Medical Separation Versus Med Board
Leaving the military is a difficult process. 83% of service members leave before retirement. As a result, many will undergo the medical separation process. In this blog post, we will discuss the differences between separation and retirement.
What Is A Medical Separation?
A medical separation is when a service member separates from the military due to a medical condition or illness. However, the service member must meet certain criteria. They must have a diagnosed condition that prevents them from performing their duties. However, separation does not come with lifetime benefits.
There are two main types of medical separation from the military: with severance and without severance. The type a service member receives depends on factors such as the nature of their disability and what caused the disability.
Medical Separation With Severance Pay
Medical separation requires that you undergo a medical board. The med board will determine if you are to be: returned to duty, separated, or retired. A DoD rating of under 30% means that you will be separated. However, you may be eligible for DSP (Disability Severance Pay). Ultimately, this one-time payment is two months of your basic pay per year served, with a maximum of 19 years.
Medical Separation Without Severance Pay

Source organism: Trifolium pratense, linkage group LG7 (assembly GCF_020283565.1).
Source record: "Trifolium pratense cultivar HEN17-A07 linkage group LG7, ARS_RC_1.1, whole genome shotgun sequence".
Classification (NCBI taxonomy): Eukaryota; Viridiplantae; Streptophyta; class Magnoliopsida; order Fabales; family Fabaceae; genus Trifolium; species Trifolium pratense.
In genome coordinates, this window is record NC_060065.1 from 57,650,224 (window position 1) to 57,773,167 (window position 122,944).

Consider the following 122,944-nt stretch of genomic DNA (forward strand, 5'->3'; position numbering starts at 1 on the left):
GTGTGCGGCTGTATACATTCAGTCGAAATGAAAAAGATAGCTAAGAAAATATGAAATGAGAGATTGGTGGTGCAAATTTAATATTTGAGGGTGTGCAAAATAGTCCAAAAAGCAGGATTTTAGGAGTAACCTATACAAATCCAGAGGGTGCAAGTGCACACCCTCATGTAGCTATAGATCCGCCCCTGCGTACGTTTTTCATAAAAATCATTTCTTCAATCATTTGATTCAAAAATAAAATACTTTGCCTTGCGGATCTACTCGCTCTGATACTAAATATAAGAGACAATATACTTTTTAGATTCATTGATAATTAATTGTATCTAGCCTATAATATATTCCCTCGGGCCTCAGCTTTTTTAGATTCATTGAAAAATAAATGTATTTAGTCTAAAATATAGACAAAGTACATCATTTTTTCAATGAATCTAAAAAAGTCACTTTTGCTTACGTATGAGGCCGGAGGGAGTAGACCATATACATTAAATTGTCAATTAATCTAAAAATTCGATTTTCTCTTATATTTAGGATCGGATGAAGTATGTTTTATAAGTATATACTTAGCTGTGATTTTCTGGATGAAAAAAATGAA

Many service members will receive medical separation with severance pay. However, the military can also decide that the member will not receive severance pay. Typically, this decision is the result of an injury caused by negligence or while AWOL.
Medical retirement is the best option after a med board. The med board is able to immediately retire the service member. Thankfully, this is regardless of how many years you have served. As a result, you need to work toward retirement as a goal for your med board. However, not everyone who goes to a med board will be retired.
The Dirty Truth About Combat Craig And I
Combat Craig and I have something in common. The Air Force refused to put either of us through a med board. As a result, we were not eligible to receive medical separation or a medical retirement. However, we both understand exactly how to work around that issue.
The Air Force should have put us both through a med board, but they chose to not. Unfortunately, squadron commanders have the ability to ignore the regulations when it suits them. However, we can’t let two worthless squadron commanders prevent us from receiving the benefits we have earned.
As a result, we both filed and received VA disability benefits. Are you going through something similar? Do you have a commander that is worthless? Learn exactly how you can file your own VA claim. Remember, this is possible even without a medical separation.
Your VA Disability rating is completely separate from medical separation or medical retirement. Notably, the fact that we did not go through a med board had zero impact on our VA ratings.
In addition, a VA rating can include all medical and mental health issues that are service connected. However, a med board only includes the issues that makes you unfit for duty. As a result, this can ultimately lead to a higher rating.
Help!! I Need to Learn How to File My VA Claim
We will teach YOU how to file you your own claim. You earned it, and now you need to prove it. Do what I did. Check out COMBAT CRAIG’S BOOT CAMP today!
Where Can I Look Around Before I Sign Up?
You need to check out these FREE posts! Learn how we will teach you how to WIN your fight with the VA. No medical separation needed.